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sulted in a State Normal School, a Teacher's Association and Institute of Instruction, in every county in our noble State, and the elevation of our profession in the public estimation, to the rank to which it is evidently entitled.”

The Convention resolved to establish and maintain a Journal of Education, and subscriptions amounting to 500 copies were pledged by members present. It was also resolved to employ an agent to convass every county, hold teacher's conventions, and employ every available means to awaken an interest in the cause of general education throughout the State. The salary of the agent was fixed $1,500 a year.

The teachers of Missouri, have undertaken a great and noble work; the necessity for it may be learned from the report of the State Superintendent, which represents less than one-half of the entire number of children in the State of suitable age, as not attending any school-public or private. In speaking of school houses, the Superintendent says :

“With regard to our district school houses, they are the old kind, ten by twelve log-cabins, with one door in the middle, and one oblong window extending from the door-casing to the corner of the house. Who has seen one, has seen the counterpart of nine-tenths of the school houses in the State--low, dismal, dreary things, in an open space by themselves, with missiles of every discription scattered around them ; even the view is cause enough for the fever and ague of the whole neighborhood. No humane master would cabin his negroes in such noisome dens; and yet with an inexplicable infatuation, affectionate parents send their children there to sit and sweat a whole weary summer's day, to acquire habits of neatness and order, and a love of knowledge! Heaven grant that the children of this age, may not have to pass many more such weary days, and that the inhabitants of the districts in which such houses are found, may determine—and it requires no great liberality-to demolish these dirty remembrancers, and erect in their stead, neat, comfortable, New England school houses."

New School HoUSE IN MILWAUKEE.—The new school building which will soon be completed, in the seventh ward, of the city of Milwaukee, is an ornament to the city. We have encouragement of being furnished with an engraved view of the building, for the next number of the Journal, when we will endeavor to give a more particular description of the edifice.

Joux G. MCKINDLEY, formerly Principal of the Kenosha High School, will have charge of the High School department, to be established in this school, at a salary of $1,500 per annum. No better selection of a Principal could have been made. Mr. McKINDLEY ranks among the most accomplished and successful teachers in the State. H. B. Coe, formerly a teacher in the city of Racine, will have charge of the intermediate department, at a salary of $1000 a year.

St. Paul, MinnesOTA.—The city authorities of St. Paul, Minnesota, have voted to appropriate $36,000 for building school houses the present year.


The Fourth Annual Meeting of the Wisconsin State Teachers' Association, met in the Union School House, in the village of Waukesha, on Wednesday, the 12th of August, 1857.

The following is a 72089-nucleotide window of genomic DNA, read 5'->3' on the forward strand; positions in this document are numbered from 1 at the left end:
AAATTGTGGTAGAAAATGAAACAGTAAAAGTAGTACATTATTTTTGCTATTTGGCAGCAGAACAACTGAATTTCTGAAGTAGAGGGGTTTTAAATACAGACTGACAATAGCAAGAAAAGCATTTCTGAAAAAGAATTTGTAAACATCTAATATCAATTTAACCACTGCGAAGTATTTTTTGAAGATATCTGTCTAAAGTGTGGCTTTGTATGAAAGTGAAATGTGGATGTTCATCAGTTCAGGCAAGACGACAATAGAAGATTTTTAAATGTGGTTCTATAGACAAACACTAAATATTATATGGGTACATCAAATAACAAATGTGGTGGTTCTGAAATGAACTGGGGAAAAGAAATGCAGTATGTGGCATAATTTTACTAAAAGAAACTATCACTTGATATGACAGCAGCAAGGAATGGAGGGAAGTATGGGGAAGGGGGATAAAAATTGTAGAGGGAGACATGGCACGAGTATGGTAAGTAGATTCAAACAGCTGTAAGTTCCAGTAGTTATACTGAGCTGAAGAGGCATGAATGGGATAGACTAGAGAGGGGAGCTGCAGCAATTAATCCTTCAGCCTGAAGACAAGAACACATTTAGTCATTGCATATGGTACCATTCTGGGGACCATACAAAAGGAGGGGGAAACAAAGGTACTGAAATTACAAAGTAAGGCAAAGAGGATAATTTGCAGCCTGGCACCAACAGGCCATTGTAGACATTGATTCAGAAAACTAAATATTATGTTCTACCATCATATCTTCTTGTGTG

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The Association was called to order at half-past ten o'clock, and opened with prayer by Rev. R. Boyd, of Chicago. After which, the President of the Association, A. C. Spicer, of Milton, delivered the opening address : subject—The responsibility of teachers, and the necessity of their studying well the duties of their calling.

The executive committee, through the chairman, A. L. Pickard, of Plattville, asked further time to report.

By consent of the Association, the Secretary was authorized to appoint one or more assistants.

On motion of A. L. Pickard, a committee on resolutions was appointed by the chair, consisting of Prof. Conorer, of Madison; A. Pickett, of Horicon, and Prof. S. A. Bean, of Waukesha.

The Committee on Resolutions was made; also Committee on Honorary Members.

The Convention adjourned to 2 o'clock, P. M.


The business of the afternoon was reported by the Chairman of the Executive Committee. On motion of A. L. Pickard, a committee was appointed to report suitable officers for the ensuing year. The chair appointed the following persons :

J. G. McKindley, of Kenosha; F. C. Pemeroy, of Milwaukee; D. Y. Kilgrove, of Madison.

On motion of Mr. Pickard, a comunittee was appointed to recommend a suitable place for the next meeting. The chair appointed

A. D. Hendrickson, of Whitewater; D. J. Holmes, of Sheboygan; G. McWhorter, of Milwaukee.

J. G. Mellynn, chairman of the editorial committee, made the following report in regard to the Educational Journal.


Wisconsin Journal of Education, Vol. I., in account with John G. McMyxx, Treasurer.

DR. To amount paid Hulett and Harrison, as per contract for printing, &c., $2093 42 for incidental expenses,

67 06 C. S. Boynton for binding nal,

189 80 for services in conducting the Journal,

120 00 on hand to Balance,

759 28


$3229 56


By amount received on State Subscription of 3,400 copies of Journal,

individual subscription,
collected for advertising in Journal,

$1700 00

499 00 1030 56

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$3229 56 On the above balance reported on hand, there is a demand of $480 which has not yet been audited by the proper authority. When this amount shall have been paid, the amount remaining on hand will be

$279 28 The report was adopud. Mr. Pickard moved that an order be drawn on the treasurer for the amount voted to Mr. McMynn, at the last annual meeting, as resident editor — carried.

Mr. J. G. McMynn, of Racine, delivered an address on " The condition and needs of Public Schools."


The report of the committee on Normal Schools was read by A. Pickett, of Horicon. Mr. P. stated that the committee had not fully agreed as to the report, but he would proceed to present a report on those points as to which they were agreed.

The report considered :
1st. The legitimate effect of good schools.
2d. The effect of schools on Society.

3d. The necessities of the present system of public education. The report urged that the teacher needs the highest of qualifications, and deprecated the fact that the masses are under the instruction of the ill taught and half taught. Very few teachers have any special training for that purpose. The average time spent in teaching is eighteen months. The average time spent in teaching in one place is five months; not more than one in ten likes to teach. The care of the schools is left to town superintendents who are rarely qualified.

The report concluded with the following resolution.